- Awesome SMALL lenses. I admit that when I started down this road I told myself I’d just get one lens to start out with. I don’t think it took more than a week or two and I had bought my second. At the time of this writing I have four with my eye on a fifth. The crazy thing is that the majority of them are extremely high quality FAST lenses that all fit in the palm of your hand.
- It’s quiet. Compared to the mirror slap in a DSLR, all you hear in the OM-D is the shutter. While it’s still a very noticeable sound, it’s nowhere near how loud the mirror slap sounds in a semi quiet church during a wedding.
Things I miss about using my DSLR —
- Scrolling through images on the DSLR was lighting fast. I can’t say the same with the OM-D. When you’re taking lots of images and sometimes time lapses, the ability to scroll from image 1 to 376 in a flash is very nice.
- On the DSLR I was able to physically separate my focus/metering button and my shutter. I haven’t found such a way to do that on the OM-D.
- Even though the DSLR was big, it had a nice hefty grip on it. I always felt that I had a good hold on the camera. I actually like using the OM-D without a strap a lot, since it’s so small, but the potential to drop it seems high since it doesn’t have a big chunky grip (some of the newer models have added a grip).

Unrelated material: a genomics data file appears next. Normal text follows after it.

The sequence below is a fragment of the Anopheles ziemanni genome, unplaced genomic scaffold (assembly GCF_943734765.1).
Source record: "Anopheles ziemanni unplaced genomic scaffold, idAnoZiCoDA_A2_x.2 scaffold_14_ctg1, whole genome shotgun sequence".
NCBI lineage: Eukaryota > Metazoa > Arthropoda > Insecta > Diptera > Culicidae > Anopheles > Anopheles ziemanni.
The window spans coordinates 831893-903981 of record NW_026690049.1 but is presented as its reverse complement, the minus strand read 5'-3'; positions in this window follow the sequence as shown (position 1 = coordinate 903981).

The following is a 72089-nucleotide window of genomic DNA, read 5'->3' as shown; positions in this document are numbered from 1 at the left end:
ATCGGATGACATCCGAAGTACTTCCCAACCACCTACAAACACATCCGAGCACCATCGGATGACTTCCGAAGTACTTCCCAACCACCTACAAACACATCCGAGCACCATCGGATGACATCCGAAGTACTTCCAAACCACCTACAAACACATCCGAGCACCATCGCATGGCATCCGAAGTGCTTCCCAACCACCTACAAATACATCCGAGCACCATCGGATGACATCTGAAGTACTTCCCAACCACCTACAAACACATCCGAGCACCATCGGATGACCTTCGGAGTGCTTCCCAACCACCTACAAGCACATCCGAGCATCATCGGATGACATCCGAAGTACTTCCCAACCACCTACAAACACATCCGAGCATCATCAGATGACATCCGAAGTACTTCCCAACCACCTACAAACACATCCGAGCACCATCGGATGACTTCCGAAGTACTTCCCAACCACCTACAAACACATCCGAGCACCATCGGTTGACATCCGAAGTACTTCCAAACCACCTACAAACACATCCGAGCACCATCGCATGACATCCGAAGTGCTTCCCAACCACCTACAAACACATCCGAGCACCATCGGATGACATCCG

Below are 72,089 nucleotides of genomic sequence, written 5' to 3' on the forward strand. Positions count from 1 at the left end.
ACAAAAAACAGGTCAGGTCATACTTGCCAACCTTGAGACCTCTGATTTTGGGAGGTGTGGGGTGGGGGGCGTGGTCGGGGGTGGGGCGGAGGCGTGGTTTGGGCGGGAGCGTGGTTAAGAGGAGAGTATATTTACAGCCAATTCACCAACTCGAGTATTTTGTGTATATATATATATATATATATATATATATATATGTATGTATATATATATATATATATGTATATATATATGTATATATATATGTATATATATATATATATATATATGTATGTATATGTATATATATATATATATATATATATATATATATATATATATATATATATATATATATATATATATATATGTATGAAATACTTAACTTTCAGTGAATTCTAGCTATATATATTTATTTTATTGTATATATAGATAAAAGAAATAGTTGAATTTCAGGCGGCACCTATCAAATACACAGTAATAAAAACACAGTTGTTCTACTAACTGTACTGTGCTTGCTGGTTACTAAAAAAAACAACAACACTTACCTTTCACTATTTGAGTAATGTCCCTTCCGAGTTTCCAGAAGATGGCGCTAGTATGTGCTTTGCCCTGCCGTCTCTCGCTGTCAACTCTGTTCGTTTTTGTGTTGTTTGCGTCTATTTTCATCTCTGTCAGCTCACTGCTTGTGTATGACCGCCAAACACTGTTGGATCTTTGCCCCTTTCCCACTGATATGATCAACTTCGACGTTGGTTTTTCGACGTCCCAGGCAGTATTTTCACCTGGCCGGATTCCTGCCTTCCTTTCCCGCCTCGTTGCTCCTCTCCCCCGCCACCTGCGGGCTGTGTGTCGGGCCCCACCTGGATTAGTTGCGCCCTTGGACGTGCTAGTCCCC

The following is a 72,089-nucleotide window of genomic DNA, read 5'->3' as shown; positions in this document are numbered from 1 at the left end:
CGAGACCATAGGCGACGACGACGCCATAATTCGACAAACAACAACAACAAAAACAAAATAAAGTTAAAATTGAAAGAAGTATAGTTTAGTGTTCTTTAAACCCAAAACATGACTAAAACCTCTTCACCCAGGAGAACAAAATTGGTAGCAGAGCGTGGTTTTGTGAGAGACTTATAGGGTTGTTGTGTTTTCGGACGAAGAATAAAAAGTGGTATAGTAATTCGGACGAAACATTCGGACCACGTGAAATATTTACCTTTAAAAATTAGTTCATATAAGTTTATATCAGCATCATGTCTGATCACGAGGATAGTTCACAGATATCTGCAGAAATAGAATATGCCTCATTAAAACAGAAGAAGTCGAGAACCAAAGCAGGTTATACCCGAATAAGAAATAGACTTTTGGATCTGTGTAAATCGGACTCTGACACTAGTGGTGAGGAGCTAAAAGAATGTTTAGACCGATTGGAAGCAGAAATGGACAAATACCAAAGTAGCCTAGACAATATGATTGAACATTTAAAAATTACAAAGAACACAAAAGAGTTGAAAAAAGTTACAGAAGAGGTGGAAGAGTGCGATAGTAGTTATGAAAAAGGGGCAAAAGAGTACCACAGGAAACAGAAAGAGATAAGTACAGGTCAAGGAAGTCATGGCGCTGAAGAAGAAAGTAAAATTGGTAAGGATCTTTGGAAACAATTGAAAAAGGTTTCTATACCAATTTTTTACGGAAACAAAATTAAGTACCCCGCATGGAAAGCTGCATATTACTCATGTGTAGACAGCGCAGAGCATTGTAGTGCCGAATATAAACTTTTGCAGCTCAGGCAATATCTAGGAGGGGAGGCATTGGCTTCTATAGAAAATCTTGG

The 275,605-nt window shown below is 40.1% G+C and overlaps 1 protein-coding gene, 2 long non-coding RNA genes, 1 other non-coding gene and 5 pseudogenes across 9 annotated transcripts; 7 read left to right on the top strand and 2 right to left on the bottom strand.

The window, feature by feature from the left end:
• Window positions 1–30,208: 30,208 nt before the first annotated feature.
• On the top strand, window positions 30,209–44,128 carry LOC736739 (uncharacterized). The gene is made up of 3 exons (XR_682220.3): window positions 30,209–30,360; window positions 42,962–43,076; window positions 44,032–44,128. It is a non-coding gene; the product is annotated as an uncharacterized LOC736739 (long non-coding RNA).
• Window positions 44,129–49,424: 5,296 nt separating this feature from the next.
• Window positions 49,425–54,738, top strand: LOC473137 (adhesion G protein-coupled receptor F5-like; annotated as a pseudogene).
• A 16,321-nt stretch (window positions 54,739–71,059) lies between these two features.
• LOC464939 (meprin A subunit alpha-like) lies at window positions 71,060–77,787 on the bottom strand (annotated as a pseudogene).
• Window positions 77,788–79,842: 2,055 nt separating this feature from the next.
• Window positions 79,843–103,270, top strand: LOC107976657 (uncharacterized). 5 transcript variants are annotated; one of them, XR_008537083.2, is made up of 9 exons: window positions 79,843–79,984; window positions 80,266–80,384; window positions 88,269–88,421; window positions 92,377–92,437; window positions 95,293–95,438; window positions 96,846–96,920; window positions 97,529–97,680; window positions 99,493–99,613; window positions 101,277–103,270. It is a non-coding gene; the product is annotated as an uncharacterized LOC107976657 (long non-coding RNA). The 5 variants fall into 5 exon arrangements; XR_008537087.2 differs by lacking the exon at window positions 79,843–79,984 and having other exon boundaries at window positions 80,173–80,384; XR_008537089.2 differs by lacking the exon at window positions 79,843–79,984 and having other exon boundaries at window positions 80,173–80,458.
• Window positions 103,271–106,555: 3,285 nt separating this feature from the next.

As you can see, there isn’t much that I really miss. This was even a surprise to me as I went on this mirrorless journey. I still use my DSLR for a few things, but I will for sure never travel with it again. I also outfitted the OM-D with a Lance Camera strap (I honestly wish I had changed to something like this for my DSLR years ago). I mentioned that I added a few lenses since the beginning, here’s the entire list.
Ok. Enough talk! Here are a handful of shots from the OM-D in the past 5 months. Some are my favorites, some are just snapshots that I think really reflect the quality the micro 4/3 system.
Panasonic 25mm at f/1.4 | 1/25 sec | ISO 3200
Olympus 12mm at f/6.3 | 3.2 sec | ISO 200
Panasonic 25mm at f/1.4 | 1/20 sec | ISO 200
Olympus 12mm at f/2.2 | 1/100 sec | ISO 200
Olympus 40-150 at 45mm | f/7.1 | 25 sec | ISO 200
Olympus 45mm at f/2.0 | 1/400 sec | ISO 200
Olympus 45mm at f/2.0 | 1/320 sec | ISO 200
Olympus 12mm at f/10 | 5 sec | ISO 200
Olympus 45mm at f/1.8 | 1/125 sec | ISO 500